Romney speaks in wimpy word clouds

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In politics, the numbers lag the words, so if one can analyze the words, then there is a time advantage. Mitt Romney is the heir apparent to the Republican nomination for president, especially now with Chris Christie’s endorsement. Although Republicans are not generally happy, the endorsement race is Romney’s to lose. Using text mining, what can we find out about Romney?

I am using visualization of TagCrowd to first look at Romney’s announcement speech.

Romney’s word cloud is muddled when it should pop with clarity. Only the word “America” leaps out with “years” being the second strongest word. Romney’s word cloud seems to be “America needs a different president to fix the economy using business to bring in work and jobs in the next years.” Definitely stronger words should have popped out. The second strongest word, “years”, tells us that Romney’s message does not have urgency.

To truly understand the weakness of of this visualization, you have to look at comparative visualizations like President Obama’s job speech, FDR’s inaugural speech and Martin Luthor King’s dream speech, which I have provided after the fold.

The word clouds tell the story. Note how easy it is to see theme in these speeches.  MLK’s word cloud says “able to dream freedom and justice for the nation, negro and white together, today.”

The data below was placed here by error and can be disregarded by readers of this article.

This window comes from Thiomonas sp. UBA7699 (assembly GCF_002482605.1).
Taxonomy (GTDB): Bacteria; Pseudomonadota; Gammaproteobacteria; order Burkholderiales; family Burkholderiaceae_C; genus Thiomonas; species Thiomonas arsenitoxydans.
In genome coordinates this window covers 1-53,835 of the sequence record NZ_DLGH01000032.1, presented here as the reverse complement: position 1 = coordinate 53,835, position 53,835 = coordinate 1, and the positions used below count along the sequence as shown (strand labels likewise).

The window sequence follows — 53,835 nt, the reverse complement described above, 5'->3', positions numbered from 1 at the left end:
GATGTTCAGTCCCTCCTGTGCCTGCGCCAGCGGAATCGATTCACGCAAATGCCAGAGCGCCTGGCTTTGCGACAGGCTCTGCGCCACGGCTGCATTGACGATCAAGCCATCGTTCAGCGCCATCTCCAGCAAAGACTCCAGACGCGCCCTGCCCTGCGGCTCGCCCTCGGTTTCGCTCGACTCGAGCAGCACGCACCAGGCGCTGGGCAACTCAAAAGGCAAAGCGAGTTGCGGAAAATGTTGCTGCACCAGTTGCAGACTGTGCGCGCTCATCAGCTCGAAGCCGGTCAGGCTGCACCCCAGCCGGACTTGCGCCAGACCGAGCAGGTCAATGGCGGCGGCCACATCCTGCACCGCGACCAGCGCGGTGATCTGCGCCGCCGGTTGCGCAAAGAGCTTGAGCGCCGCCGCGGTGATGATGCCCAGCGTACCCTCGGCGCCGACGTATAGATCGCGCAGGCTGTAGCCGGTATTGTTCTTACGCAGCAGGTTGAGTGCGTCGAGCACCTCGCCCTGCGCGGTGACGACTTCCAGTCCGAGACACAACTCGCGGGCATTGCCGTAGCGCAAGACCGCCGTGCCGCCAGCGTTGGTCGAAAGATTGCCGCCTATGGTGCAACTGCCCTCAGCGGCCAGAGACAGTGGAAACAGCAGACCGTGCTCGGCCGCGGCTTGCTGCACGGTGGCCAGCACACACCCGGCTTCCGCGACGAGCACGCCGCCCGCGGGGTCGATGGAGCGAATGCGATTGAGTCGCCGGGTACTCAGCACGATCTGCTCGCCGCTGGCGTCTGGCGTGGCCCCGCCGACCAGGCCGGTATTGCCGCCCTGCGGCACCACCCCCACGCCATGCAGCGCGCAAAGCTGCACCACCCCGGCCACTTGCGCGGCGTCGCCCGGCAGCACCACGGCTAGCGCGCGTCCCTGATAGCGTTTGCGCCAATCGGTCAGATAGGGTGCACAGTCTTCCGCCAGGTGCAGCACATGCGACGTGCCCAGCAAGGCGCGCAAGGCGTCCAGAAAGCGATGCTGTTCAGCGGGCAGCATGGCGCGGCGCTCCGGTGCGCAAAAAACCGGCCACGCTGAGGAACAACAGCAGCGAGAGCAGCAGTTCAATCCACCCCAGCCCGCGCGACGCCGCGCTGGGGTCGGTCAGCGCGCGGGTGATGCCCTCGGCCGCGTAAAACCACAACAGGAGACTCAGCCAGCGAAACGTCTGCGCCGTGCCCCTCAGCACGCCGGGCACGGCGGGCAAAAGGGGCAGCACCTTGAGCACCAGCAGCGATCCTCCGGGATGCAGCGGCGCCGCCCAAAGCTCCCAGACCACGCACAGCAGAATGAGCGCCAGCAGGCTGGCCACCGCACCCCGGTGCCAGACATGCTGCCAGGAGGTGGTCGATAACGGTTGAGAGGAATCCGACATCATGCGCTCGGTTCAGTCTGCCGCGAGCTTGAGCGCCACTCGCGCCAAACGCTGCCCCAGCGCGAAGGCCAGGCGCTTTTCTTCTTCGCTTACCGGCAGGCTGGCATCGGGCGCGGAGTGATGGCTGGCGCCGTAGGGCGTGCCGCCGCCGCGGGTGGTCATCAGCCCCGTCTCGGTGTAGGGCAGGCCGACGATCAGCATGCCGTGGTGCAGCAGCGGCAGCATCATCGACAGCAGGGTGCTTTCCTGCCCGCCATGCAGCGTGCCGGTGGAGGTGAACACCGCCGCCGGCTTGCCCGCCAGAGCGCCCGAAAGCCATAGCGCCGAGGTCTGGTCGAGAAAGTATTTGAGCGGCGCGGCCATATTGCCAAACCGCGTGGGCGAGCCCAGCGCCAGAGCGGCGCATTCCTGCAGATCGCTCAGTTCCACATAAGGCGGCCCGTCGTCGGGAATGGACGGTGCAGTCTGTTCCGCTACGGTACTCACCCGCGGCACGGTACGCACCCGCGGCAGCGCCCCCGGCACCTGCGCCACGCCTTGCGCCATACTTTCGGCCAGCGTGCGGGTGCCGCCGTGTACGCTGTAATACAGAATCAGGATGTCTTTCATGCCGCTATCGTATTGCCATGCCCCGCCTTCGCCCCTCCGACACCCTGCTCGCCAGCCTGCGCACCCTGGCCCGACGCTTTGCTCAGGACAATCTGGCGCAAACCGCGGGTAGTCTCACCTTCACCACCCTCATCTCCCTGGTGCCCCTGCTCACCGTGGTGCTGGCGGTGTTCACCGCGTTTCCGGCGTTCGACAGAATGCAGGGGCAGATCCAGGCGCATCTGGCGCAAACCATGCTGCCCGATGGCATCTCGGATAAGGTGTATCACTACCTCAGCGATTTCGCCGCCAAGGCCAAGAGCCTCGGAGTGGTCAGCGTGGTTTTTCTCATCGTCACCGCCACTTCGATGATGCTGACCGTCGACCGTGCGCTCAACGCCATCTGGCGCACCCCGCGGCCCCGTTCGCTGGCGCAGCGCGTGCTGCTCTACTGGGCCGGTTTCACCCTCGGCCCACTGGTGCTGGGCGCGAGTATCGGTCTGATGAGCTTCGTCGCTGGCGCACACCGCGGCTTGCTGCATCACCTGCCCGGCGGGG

FDR’s word cloud says “action, discipline and leadership will the help people restore values to the nation and the world.”

Obama’s word cloud says “plan, act, pass a bill and taxes for American jobs, for people, from business and companies, to restore the economy.”

Using word clouds, the strongest contrast is in the time words used.  MLK used “today”. FDR used “days”. Obama has a faint “year”. Romney’s has “years”,  the longest time. This time element clearly sets the speeches apart.  The use of the word “years”  instead of  “today” and “days” can clearly explain why people feel a lack of urgency in Romney. The speech does not have a compelling feeling of action or urgency.

I think word clouds are a good way to analyze speeches across diverse audiences and from different times. People rarely hear a specific phrase the way that analysts do. I think people hear the drift of the words and go away with an impression. Word clouds are good measure of that impression feeling, yet it is done with a very objective word count tool.